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    WBAMC holds MLK Day observance

    WBAMC holds MLK Day observance

    Photo By Marcy Sanchez | William Beaumont Army Medical Center Soldiers and staff watch a video presentation of...... read more read more



    Story by Marcy Sanchez 

    William Beaumont Army Medical Center Public Affairs Office

    Soldiers, staff and visitors at William Beaumont Army Medical Center engaged in a passionate history lesson for the Dr. Martin Luther King Jr. Federal Holiday during an observance held at WBMAC, Jan. 17.

    The observance welcomed Dr. Michael Williams, director of the African American Studies Program, University of Texas at El Paso, who has a long history of researching and teaching social and political resistance movements, and civil rights struggles and conflicts.

    During the observance, Williams discussed King’s use of language and his rise to leadership roles in the civil rights movements of the 60s.

    “It’s a privilege and honor to be here and be part of this program,” said Williams. “(King) changed this country in so many phenomenal and important ways.”

    For Pvts. Kyle Eckert and Nelly Galicia, both students of WBAMC’s Practical Nurse Course, the observance was their first formal exposure to diversity in the Army.

    “It’s very interesting to learn and great to be exposed to,” said Eckert, a native of Bremerton, Washington.

    “The observance is a really good opportunity for us as students because it gives us a different view of the military and what we fight for and what we enlisted for,” said Galicia, a native of Mission, Texas. “It helps your outlook a lot and makes you feel proud of what Soldiers are doing.”

    According to the Army’s Diversity Office, understanding the diverse nature of the Army is essential for enhancing Army capabilities around the world and at home.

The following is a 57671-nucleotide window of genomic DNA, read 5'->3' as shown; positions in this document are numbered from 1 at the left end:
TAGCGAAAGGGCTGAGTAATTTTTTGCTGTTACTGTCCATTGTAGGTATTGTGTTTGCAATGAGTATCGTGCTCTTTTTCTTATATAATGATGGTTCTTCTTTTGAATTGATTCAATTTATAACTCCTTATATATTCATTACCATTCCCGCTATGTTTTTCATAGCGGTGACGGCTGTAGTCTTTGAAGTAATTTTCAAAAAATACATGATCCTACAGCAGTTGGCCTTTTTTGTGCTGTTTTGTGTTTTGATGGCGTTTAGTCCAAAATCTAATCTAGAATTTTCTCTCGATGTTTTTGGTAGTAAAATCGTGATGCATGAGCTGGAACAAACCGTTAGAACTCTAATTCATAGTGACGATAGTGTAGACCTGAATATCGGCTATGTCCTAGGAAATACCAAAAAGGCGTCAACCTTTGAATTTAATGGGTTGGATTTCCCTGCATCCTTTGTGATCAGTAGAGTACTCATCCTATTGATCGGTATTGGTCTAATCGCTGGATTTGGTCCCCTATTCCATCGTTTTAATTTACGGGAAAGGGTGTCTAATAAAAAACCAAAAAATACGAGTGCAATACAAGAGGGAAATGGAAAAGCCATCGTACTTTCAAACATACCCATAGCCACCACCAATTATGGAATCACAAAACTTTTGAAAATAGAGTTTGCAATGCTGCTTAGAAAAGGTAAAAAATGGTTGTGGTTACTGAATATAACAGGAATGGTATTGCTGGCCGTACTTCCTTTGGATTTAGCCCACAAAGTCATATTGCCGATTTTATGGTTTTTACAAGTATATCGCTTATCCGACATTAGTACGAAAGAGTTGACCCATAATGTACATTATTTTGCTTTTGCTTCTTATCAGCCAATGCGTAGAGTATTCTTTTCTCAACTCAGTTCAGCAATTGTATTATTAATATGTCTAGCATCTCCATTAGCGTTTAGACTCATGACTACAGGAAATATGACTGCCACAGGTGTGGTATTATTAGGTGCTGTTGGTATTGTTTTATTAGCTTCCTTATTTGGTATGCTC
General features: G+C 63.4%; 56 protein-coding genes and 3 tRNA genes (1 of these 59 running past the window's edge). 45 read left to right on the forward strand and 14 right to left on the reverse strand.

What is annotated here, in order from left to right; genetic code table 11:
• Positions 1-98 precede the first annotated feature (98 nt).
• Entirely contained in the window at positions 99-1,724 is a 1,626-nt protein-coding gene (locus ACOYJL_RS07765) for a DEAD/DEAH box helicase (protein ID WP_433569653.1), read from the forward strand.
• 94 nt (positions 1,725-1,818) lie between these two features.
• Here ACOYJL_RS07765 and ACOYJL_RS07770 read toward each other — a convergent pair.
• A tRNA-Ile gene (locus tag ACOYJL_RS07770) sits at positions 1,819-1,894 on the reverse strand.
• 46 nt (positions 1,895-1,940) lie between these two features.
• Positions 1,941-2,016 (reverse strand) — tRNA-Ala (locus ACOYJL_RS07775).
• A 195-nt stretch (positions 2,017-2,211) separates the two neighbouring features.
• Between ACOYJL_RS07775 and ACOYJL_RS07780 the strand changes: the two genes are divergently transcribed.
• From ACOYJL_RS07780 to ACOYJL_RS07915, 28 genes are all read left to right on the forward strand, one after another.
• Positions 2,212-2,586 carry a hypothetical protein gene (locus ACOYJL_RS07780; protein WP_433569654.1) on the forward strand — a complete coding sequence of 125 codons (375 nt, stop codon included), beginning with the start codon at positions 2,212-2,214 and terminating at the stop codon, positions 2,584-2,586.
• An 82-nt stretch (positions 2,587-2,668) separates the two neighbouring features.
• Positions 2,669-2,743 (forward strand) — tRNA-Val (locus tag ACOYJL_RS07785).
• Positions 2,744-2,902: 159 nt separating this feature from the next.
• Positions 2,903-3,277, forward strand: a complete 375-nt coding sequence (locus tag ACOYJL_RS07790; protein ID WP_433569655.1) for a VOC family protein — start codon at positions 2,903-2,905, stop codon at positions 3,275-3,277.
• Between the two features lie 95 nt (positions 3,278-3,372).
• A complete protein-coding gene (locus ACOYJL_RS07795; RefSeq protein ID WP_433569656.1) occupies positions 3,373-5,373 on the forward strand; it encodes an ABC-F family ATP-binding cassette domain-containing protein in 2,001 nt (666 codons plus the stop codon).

That notion is resonated in the 2017 presidential proclamation which states, “The arc of the moral universe may bend toward justice, but it only bends because of the strength and sacrifice of those who reject complacency and drive us forward.”

    “One of his most important accomplishments was his use of words, to impact how people saw themselves and their mission of challenging inequality,” said Williams. “He truly understood that words do have meaning. All of his language was designed to foster and attain peaceful resolutions and to wake people up out of their sleep.”

    When we talk about his legacy, his accomplishment, we talk about his oration, said Williams. More importantly, we’ll understand and know why it must always be a day on and never ever a day off.



    Date Taken: 01.25.2017
    Date Posted: 01.25.2017 18:11
    Story ID: 221399
    Location: FORT BLISS, TX, US 
    Hometown: BREMERTON, WA, US
    Hometown: MISSION, TX, US

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